It's known as The East Side and contains a pair of separate communities full of eclectic shops, bars and bistros. The crowd is classy yet casual and very local from the surrounding neighborhoods.
It starts just west of the Georgia Viaduct at The Brick House in the 700 block and continues to a place called Whip at 60th Ave. Here and in between is a real taste of the culture and diversity of Vancouver. The crowds here are home-based, and the businesses are small clothing shops and other family or individual-owned stores. The surrounding pubs reflect this identity.
The Brick House is a small, quaint pub where people go to hang out and play darts. Upstairs is a lovely little bistro offering incredible bargains such as a shrimp and noodle stirfry for $7. Weekends at the bistro are packed, often with a table wait of an hour or more. This is no problem, as the lively bar scene quickly passes the time. Thursdays feature poetry readings, Friday is martini night, and there are other special events every night except Mondays.
Further up Main Street is The Locust (25th and Main) is another quaint neighborhood watering spot and The Latin Quarter is a tasty tapas restaurant and bar. The Whip (6th and Main) is part art gallery and part pub that reflects the owner's love of art. It has a restaurant, live music and frequently features special events.
It's adjacent to Slickety Jim's, Public and Madison's, all favorite pubs of the locals.
Bukowski's, named after the legendary American writer Charles Bukowski who wrote the movie 'Barfly.' features poetry readings every Tuesday. It is located in the heart of 'The Drive' (more formally known as Commercial Drive), an area which is considered very much Vancouver's only bohemian/hip/cool neighbourhood, an area which the Utne Reader once referred to as 'one of the ten coolest places to hang in North America'.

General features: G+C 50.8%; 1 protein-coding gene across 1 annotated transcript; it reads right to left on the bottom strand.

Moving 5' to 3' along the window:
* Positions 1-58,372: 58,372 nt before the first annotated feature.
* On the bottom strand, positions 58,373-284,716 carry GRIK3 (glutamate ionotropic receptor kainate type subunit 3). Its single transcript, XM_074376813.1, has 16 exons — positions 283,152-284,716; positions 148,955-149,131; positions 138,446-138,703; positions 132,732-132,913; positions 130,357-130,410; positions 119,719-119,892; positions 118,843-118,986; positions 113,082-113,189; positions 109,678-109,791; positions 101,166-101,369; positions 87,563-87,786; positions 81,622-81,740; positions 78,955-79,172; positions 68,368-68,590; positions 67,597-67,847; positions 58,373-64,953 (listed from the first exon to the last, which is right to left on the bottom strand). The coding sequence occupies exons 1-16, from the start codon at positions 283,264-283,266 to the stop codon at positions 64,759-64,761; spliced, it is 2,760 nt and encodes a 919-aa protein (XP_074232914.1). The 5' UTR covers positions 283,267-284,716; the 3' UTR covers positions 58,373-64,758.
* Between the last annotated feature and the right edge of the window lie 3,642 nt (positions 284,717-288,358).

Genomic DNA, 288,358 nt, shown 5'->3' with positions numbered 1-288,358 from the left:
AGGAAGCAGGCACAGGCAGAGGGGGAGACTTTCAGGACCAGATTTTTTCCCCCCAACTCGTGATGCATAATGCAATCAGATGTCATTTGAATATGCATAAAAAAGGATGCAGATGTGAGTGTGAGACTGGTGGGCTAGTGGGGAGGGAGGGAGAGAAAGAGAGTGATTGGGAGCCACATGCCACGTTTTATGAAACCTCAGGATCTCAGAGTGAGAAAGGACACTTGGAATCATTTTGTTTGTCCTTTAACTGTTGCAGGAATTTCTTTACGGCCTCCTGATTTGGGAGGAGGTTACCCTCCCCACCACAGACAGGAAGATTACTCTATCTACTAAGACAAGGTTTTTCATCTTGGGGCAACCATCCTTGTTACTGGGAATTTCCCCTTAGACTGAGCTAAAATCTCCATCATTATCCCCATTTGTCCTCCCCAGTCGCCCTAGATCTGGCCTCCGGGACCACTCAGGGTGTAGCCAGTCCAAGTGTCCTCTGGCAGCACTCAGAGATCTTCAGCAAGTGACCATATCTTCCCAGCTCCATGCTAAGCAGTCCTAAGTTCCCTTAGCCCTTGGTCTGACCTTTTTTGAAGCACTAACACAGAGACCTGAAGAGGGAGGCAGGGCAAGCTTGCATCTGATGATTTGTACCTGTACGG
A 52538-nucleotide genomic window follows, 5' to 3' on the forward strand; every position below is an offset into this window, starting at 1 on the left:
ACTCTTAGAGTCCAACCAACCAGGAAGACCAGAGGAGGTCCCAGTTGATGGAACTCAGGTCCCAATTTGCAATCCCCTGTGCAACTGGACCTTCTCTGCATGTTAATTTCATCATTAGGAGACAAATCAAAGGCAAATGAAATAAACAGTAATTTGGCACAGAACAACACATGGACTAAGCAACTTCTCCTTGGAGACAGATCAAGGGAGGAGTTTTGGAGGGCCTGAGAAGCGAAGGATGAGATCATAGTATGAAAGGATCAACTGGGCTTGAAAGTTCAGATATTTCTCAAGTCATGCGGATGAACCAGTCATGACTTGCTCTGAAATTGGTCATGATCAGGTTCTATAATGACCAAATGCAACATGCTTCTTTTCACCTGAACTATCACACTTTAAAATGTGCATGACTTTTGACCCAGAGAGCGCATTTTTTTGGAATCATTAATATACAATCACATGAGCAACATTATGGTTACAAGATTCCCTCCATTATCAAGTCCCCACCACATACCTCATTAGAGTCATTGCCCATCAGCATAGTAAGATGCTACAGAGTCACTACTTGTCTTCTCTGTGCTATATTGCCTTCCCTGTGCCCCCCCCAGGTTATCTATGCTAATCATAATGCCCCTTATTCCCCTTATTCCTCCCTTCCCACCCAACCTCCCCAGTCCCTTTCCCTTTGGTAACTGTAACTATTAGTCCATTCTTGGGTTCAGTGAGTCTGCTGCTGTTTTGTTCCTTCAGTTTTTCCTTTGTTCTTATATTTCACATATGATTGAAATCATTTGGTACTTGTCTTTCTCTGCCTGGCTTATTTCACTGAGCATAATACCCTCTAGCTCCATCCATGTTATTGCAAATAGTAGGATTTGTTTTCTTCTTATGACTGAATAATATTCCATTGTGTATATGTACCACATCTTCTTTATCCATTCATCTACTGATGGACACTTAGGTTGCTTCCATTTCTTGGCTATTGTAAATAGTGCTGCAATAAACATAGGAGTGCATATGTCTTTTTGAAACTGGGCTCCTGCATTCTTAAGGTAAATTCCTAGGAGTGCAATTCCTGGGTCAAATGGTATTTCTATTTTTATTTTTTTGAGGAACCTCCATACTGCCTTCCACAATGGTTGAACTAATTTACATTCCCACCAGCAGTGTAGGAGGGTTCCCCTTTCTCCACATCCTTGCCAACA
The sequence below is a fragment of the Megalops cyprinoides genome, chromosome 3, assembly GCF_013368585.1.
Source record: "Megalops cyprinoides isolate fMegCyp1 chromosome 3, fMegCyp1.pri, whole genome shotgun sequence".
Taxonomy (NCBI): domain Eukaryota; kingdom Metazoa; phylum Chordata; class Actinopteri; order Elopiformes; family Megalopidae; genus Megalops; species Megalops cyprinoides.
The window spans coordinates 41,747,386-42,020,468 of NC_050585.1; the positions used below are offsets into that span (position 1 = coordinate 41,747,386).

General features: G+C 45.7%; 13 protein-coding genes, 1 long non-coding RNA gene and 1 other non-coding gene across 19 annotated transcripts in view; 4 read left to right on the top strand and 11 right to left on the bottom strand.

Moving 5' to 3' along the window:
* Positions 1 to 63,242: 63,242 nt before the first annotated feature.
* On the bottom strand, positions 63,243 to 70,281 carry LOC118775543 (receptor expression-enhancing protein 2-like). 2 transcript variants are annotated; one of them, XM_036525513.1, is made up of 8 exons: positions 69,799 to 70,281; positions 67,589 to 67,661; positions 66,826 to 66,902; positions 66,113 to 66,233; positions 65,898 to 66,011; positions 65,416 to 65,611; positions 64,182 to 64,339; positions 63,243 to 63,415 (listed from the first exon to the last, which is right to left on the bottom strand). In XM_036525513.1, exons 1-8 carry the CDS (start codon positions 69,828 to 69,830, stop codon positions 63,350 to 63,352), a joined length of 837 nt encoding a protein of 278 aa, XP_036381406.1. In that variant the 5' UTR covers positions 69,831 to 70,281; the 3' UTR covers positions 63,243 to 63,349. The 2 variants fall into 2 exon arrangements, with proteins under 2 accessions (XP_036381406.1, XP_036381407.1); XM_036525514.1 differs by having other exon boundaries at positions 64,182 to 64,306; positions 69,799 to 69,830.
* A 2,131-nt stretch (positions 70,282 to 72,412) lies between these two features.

The fun Kitsilano crowd is not always beach laiid-back.
California meets Canada at Vancouver's hottest beach area.
Locals refer to Kitsilano – located just west of family-packed Granville Island – as Kitifornia because it reminds them of a California beach town (except that Southern California gets about 250 days more of sunshine a year than does Kitsilano).
Here is where blonde-haired girls twinkle their blue eyes at muscle-happy men. Everybody here runs for exercise, so looking good is definitely a prime pastime. Such attention to physical detail must be displayed, and after the beach people do just that from the patio at Malone's. It overlooks the beach and is THE place to go after a day of sun, sand and surf (or any combination thereof).
Those seeking a quieter hangout go to Tangerine across the street. Tangerine is large on fun but small on space; it only has something like 15 tables.
The club in Kitsilano is Urban Wall, which features different themes each night.
On nearby Granville Island, The Sandbar has a funky dance floor and really popular patio scene.
There you have it – PubClub's guide to the Pubs of Vancouver. Want more!? Jump on The Party Bus below to go clubbing in Vancouver.